Thursday, April 2, 2015
By Susan Spencer TELEGRAM & GAZETTE STAFF
WORCESTER — Scores of nurses packed a state Health Policy Commission hearing Thursday at Worcester State University, telling regulators that proposed rules under the new intensive care unit staffing law would give hospital administrators too much wiggle room to understaff units.
At the same time, representatives of community hospitals and nurse managers asked for more flexibility to determine appropriate staffing.
Last year, the state House and Senate unanimously passed a law that would limit the number of patients assigned to a registered nurse in an ICU to one per nurse, or at most two per nurse depending on the stability of the patient as assessed by an "acuity tool" and by the staff nurses and managers in the unit.
The staffing limits went into effect Sept. 29. Under the proposed regulations, hospitals have until Oct. 1 to submit to the state Department of Public Health for approval an acuity tool to measure in what circumstances an ICU nurse could take a second patient.
Nurses from the Massachusetts Nurses Association argued that the one-patient-to-one nurse standard should always be the presumed appropriate level and that any divergence from that should be made with the judgment of direct-care nurses and an acuity tool that is developed largely by direct-care nurses.
"I am a strong supporter of the new ICU law," said Ellen Smith, a medical ICU nurse at UMass Memorial Medical Center — University Campus. "Unfortunately, my employer has refused to follow the law, and nearly every day fails to provide the nursing and support staff needed to meet the one-to-one standard of care that is called for under the law."
Ms. Smith said the draft regulations would not help this situation.
"In fact, you will give my administration and every other hospital administration the unbridled power to ignore the intent of the law and the standard of care it was intended to provide," she said.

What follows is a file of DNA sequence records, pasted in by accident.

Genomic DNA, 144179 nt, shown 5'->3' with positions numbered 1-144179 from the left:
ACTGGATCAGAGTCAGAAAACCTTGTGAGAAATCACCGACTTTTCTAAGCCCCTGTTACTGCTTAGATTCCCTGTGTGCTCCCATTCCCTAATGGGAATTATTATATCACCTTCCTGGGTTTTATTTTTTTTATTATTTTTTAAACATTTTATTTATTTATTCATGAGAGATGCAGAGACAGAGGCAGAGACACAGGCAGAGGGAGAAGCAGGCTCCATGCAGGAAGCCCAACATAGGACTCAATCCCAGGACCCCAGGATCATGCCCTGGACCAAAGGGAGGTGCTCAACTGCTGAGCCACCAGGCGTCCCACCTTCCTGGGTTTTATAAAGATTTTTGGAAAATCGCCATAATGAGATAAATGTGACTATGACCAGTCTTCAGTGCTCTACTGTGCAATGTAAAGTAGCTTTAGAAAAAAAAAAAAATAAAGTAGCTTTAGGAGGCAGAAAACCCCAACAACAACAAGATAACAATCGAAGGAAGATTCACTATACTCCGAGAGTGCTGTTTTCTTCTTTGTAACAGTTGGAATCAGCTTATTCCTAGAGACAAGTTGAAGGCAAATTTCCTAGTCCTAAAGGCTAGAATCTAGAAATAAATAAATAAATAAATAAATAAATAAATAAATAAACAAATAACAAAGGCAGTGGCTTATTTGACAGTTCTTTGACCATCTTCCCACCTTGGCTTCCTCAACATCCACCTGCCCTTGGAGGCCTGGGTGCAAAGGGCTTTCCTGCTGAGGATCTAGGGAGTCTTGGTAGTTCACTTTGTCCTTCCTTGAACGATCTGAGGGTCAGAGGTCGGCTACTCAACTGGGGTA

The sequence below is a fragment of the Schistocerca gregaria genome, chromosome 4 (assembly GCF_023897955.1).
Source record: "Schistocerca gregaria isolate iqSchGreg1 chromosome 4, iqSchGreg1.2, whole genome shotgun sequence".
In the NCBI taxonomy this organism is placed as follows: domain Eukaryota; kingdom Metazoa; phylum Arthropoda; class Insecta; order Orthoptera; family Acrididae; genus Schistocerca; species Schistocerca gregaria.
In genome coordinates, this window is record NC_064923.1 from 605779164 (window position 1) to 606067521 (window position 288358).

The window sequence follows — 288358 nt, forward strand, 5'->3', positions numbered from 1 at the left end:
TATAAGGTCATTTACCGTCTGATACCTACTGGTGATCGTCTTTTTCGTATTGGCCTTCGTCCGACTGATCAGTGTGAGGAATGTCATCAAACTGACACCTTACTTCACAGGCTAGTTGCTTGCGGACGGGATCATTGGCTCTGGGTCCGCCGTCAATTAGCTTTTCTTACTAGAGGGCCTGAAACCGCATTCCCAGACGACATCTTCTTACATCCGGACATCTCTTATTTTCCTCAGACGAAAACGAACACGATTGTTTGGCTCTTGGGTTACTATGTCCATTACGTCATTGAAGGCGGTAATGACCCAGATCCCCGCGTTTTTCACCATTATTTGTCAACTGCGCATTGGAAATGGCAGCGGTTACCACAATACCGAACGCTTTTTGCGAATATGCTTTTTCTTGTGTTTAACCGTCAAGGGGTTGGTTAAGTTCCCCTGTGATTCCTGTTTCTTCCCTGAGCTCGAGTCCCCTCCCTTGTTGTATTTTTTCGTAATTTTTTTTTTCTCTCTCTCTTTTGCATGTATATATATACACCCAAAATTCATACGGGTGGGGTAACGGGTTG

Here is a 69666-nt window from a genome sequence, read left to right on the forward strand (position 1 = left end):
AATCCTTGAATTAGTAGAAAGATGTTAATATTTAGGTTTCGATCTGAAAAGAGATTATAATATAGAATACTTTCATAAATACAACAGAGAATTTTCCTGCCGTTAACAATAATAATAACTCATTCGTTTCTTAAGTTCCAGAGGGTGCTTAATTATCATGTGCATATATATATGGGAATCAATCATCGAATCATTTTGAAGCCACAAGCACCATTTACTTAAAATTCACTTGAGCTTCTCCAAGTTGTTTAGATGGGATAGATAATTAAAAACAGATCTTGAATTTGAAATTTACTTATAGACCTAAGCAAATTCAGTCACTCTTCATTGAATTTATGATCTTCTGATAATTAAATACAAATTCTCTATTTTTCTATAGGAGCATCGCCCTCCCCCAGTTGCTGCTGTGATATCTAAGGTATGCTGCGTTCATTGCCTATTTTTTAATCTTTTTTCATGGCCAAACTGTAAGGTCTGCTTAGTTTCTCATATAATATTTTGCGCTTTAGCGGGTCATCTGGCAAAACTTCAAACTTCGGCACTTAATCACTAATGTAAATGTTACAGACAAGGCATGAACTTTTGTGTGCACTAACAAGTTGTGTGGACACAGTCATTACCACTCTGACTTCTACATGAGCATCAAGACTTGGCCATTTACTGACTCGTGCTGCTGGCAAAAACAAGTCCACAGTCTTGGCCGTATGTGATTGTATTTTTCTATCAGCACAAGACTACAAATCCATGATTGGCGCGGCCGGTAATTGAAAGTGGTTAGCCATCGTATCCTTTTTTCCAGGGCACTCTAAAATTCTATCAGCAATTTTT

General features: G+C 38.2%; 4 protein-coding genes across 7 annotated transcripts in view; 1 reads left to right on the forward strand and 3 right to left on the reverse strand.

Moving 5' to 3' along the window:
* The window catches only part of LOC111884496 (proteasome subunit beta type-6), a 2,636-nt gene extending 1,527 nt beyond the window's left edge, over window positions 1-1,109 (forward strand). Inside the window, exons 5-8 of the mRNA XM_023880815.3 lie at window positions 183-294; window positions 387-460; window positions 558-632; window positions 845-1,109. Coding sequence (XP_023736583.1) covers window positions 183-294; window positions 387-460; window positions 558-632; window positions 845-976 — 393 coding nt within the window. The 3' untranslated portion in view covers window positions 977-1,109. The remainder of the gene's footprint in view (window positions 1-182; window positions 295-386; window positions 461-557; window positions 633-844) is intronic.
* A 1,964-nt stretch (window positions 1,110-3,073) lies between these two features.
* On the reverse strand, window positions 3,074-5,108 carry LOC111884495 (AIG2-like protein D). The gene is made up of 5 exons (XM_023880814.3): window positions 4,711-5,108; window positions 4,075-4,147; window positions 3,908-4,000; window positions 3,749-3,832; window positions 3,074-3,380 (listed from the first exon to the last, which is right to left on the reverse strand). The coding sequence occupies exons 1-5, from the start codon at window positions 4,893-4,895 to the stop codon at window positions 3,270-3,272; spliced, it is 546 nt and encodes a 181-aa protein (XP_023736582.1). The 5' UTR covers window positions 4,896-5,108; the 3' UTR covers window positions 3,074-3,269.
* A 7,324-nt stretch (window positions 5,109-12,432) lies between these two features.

"On a regular basis, our 14-bed unit is staffed with seven or maybe eight nurses, which means, at best, most if not all patients end up being doubled, regardless of their acuity level," added Karen Pettit, a nurse in the coronary care unit at UMass Memorial Medical Center — Memorial Campus.
"I can't tell my patient not to go into heart failure when I leave the floor with another patient, or because I am going to lunch," she said.
Maureen Horan, also an ICU nurse at UMass Memorial's University Campus, said, "I think money's going to be the bottom line and it's not going to be patient safety."
Kathleen Cashin and Laurie Spahl, ICU nurses at St. Vincent Hospital stressed that nurses' judgment, rather than an acuity tool, should be the key factor in determining whether a second patient could be assigned to a nurse.
But representatives of community hospitals maintained that their ICUs care for a range of patients and they don't have the amount or specialization of staff and equipment that academic medical centers do to always maintain a one-to-one staffing ratio.
The proposed regulations "would really create some practical barriers to care," said Paul MacKinnon, vice president of clinical operations and chief nursing officer at Health Alliance Hospital in Leominster.
He said that if a patient couldn't be moved from the emergency room to the ICU while additional ICU staff were being called in, it could harm the patient's health to linger in the ER.
"You have to have flexibility and that's really the bottom line," Mr. MacKinnon said.
Other representatives of smaller hospitals and the Organization of Nurse Leaders, which includes nurse managers, said that different types of ICUs, such as neonatal, burn, cardiac or surgical, face different situations and should be considered separately.
"All, all, all intensive care units... would be covered by this one-to-one ratio relative to this piece of legislation," said state Rep. James J. O'Day, D-West Boylston.
Mr. O'Day, who appeared before the commission with four other state representatives from the Central Massachusetts Legislative Caucus, said it was "mindboggling" that this legislation is being interpreted differently than that.
"This vote wasn't done in a vacuum.... It was decided after much deliberation to not distinguish between sizes of hospitals," said state Rep. Harold D. Naughton, D-Clinton. "That would have been a slippery slope."
Frank T. Kartheiser, speaking on behalf of Worcester Interfaith and Worcester Community Labor Council, told the commission that as patients and advocates for loved ones who might need intensive care, "We need the tools from you to know what we're up against, what our options are."
He asked that the staffing law be posted in publicly visible places in hospitals and that the state support a public education campaign.
Wendy Everett, vice chairman of the Health Policy Commission, said that written testimony on the proposed regulations would be accepted until noon Monday. Final recommendations would be made to the Health Policy Commission board as early as late April.
Contact Susan Spencer at email@example.com. Follow her on Twitter @SusanSpencerTG